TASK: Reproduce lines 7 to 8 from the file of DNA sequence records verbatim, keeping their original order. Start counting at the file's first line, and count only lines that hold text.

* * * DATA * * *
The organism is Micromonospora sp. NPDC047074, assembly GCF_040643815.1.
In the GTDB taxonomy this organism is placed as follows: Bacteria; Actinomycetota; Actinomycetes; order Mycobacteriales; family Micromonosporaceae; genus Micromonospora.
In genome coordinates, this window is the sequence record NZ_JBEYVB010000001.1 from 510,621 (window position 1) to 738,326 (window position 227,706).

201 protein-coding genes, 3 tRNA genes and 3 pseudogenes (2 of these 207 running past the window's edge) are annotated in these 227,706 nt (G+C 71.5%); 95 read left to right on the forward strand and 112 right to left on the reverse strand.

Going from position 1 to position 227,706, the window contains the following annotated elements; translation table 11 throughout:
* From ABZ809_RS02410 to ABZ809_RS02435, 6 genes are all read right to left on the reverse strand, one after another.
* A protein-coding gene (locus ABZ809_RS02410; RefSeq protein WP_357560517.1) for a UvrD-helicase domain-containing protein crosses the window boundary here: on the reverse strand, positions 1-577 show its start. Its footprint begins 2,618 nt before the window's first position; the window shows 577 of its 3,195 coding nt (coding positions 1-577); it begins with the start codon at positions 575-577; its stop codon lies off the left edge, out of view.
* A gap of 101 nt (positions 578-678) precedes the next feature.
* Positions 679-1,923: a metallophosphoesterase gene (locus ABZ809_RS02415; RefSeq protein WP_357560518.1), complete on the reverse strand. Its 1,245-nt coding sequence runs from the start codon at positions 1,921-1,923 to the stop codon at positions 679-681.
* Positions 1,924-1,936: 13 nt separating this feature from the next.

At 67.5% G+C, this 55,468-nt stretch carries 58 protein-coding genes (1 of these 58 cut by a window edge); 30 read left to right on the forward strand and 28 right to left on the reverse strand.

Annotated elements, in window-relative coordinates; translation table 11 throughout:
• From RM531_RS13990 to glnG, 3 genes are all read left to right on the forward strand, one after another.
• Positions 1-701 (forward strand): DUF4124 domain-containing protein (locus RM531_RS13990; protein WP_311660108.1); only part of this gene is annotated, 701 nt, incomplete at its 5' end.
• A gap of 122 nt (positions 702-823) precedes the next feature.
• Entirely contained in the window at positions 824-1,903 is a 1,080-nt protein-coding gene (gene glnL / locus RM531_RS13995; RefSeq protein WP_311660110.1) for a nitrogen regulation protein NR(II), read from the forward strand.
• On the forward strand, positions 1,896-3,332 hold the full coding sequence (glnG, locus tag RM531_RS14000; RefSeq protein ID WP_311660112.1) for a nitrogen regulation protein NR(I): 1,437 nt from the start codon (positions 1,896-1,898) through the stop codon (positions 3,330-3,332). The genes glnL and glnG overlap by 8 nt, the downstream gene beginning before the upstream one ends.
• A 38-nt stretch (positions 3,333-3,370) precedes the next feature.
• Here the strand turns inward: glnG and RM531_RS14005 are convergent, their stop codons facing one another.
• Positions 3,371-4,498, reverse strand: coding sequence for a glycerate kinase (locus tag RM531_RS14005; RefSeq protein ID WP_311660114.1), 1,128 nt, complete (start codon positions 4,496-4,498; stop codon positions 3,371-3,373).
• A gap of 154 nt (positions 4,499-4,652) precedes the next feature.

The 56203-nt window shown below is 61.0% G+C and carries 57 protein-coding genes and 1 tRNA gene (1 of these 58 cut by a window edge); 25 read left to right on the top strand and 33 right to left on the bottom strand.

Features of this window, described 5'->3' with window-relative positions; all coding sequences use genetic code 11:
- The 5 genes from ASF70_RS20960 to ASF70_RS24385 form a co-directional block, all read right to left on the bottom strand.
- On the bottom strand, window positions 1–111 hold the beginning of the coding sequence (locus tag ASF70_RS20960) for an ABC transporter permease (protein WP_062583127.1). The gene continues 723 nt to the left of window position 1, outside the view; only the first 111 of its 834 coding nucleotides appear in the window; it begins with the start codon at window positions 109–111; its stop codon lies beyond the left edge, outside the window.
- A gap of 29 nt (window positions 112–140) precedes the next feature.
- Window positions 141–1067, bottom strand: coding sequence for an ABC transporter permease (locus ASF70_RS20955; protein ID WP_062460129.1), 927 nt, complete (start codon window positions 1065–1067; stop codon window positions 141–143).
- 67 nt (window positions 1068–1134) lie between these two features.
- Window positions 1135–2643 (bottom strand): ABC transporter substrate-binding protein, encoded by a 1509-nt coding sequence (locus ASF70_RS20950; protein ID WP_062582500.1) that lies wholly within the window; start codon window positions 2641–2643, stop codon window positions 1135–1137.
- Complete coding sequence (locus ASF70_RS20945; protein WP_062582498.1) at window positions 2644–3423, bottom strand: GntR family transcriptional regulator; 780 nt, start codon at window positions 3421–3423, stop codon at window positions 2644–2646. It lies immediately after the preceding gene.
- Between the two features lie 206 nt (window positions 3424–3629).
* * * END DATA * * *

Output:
* A protein-coding gene (locus ABZ809_RS02410; RefSeq protein WP_357560517.1) for a UvrD-helicase domain-containing protein crosses the window boundary here: on the reverse strand, positions 1-577 show its start. Its footprint begins 2,618 nt before the window's first position; the window shows 577 of its 3,195 coding nt (coding positions 1-577); it begins with the start codon at positions 575-577; its stop codon lies off the left edge, out of view.
* A gap of 101 nt (positions 578-678) precedes the next feature.